Proposition 11: Reshaping California’s Political Landscape
Wednesday, October 29, 2008
CA – Tuesday, California voters will decide on Proposition 11, which would change the way the state's political boundaries are drawn. Instead of the Legislature deciding as hitherto, a 14-member commission would re-draw the districts for the state Senate, Assembly and Board of Equalization when redistricting comes due.
Jeannine English, president of California's AARP, says Prop 11 will split up districts more evenly and ensure communities are not divided simply to guarantee the re-election of an incumbent. She refers to the current method as an "incumbency protection plan."
"They'll make sure that their district may include their address, or their mother's address, or their sister's address, the people that they want to represent, and that's why you end up with districts that just don't make sense."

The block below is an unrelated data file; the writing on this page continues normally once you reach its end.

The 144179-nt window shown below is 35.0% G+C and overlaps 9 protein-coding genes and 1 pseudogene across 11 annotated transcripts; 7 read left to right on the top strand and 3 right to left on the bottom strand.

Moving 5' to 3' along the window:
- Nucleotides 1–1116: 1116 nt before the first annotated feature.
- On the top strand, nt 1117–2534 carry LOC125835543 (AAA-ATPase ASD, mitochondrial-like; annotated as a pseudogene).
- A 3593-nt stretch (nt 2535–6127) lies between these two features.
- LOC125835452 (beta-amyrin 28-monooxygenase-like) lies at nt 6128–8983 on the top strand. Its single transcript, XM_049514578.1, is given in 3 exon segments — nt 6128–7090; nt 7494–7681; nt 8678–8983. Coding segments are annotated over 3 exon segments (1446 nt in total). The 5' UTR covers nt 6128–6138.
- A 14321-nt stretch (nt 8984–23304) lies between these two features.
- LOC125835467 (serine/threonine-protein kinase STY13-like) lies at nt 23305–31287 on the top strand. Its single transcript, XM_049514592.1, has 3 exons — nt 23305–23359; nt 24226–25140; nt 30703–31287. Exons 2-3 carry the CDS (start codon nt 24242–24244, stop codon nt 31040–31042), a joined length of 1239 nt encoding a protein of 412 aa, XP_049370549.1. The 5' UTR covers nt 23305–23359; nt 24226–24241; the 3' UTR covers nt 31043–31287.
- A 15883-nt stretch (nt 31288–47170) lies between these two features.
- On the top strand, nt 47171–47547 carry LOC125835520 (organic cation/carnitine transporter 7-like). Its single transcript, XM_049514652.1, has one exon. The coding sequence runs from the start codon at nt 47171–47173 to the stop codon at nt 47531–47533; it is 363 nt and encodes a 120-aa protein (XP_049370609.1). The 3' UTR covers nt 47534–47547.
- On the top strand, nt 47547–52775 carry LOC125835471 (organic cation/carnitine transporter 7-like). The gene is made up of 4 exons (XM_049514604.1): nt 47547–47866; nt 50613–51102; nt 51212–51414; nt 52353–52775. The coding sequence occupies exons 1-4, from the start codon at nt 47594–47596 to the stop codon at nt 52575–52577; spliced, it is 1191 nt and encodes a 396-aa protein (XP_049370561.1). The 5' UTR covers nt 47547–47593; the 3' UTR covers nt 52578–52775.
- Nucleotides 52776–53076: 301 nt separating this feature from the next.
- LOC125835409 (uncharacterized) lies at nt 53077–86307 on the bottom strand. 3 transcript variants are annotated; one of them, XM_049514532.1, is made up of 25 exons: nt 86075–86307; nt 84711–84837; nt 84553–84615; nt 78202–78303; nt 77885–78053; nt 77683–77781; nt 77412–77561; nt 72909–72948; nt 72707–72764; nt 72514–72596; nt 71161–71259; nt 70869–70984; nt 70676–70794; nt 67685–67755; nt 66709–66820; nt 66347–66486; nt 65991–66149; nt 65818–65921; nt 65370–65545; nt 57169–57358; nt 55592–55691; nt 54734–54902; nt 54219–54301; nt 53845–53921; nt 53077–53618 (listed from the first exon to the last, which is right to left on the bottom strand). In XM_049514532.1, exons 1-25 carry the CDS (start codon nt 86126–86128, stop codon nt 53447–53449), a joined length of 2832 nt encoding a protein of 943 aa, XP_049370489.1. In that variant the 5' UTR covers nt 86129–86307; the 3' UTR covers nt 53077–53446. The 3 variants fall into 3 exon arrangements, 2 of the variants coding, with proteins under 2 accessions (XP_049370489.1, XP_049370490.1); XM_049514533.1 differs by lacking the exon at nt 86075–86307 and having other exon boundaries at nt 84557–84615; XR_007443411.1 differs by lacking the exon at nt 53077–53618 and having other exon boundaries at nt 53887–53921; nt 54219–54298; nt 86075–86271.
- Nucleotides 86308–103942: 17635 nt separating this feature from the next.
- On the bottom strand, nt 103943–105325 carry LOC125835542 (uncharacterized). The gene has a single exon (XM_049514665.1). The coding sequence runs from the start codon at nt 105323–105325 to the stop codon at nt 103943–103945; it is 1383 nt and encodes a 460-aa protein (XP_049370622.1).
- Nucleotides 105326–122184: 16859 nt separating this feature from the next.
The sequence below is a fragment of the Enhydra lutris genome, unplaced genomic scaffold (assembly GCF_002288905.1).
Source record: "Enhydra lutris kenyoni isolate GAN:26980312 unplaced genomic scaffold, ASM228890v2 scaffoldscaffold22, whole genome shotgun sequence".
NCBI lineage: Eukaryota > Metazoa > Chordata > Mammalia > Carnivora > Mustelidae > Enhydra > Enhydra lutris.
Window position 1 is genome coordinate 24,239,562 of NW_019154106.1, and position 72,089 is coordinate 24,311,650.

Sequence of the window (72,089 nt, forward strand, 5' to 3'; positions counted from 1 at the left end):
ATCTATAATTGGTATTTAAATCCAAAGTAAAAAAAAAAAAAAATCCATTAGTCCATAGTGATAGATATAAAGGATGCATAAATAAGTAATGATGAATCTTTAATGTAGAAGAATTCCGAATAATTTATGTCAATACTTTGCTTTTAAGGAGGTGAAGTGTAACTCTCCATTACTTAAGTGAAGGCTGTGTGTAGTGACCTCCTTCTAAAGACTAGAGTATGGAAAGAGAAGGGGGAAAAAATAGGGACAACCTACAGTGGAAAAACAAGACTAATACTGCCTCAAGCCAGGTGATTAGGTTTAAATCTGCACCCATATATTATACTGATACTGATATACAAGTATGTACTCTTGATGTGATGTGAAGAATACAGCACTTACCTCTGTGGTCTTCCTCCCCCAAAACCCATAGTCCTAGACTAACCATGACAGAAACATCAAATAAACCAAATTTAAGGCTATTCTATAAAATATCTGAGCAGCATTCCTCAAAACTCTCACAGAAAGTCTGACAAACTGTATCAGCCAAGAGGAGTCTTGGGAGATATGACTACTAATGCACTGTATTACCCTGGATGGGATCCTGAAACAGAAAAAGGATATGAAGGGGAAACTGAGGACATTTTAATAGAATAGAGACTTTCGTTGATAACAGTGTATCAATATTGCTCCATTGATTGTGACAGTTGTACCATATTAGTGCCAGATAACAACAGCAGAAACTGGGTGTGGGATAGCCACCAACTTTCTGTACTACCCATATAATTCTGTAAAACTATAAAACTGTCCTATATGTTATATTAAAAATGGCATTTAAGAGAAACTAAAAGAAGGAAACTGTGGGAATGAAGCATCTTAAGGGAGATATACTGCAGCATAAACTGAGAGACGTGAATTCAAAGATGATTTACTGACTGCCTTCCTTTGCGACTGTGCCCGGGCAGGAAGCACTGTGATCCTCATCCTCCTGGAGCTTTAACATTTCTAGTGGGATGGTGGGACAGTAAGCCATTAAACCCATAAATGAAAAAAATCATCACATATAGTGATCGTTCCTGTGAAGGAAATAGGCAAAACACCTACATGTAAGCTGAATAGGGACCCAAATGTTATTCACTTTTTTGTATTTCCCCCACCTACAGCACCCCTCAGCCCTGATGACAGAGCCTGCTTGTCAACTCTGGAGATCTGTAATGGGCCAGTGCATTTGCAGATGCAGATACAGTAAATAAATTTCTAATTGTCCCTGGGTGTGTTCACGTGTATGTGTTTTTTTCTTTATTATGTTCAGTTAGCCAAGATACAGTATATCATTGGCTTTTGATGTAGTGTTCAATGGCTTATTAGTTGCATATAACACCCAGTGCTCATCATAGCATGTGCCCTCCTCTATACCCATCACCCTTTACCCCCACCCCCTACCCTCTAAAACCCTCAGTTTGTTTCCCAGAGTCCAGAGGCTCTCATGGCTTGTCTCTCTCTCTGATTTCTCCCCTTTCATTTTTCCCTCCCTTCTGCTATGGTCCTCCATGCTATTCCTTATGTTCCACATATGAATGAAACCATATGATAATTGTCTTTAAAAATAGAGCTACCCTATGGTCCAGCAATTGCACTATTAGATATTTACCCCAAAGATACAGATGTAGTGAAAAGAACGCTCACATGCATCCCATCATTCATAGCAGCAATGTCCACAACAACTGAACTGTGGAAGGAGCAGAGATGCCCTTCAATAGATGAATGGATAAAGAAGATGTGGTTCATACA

Governor Arnold Schwarzenegger has been campaigning throughout the state for Prop 11, and he donated $500 thousand to the "Yes on 11" group this week. He says politicians are more focused on getting re-elected than helping their constituents.
"I think it is very important that we open this up, that we create competition, because competition, when Democrats and Republicans can campaign against each other, creates better performance in Sacramento."
Almost all legislators running for re-election this year are expected to win it. Opponents of Prop 11 say the commission's unelected members would have the final say in the state and that a 14-member panel is too small to adequately represent the state's ethnic diversity.
More information is available online on the AARP website at www.aarp.org or at "Yes on 11" at http://yesprop11.org.
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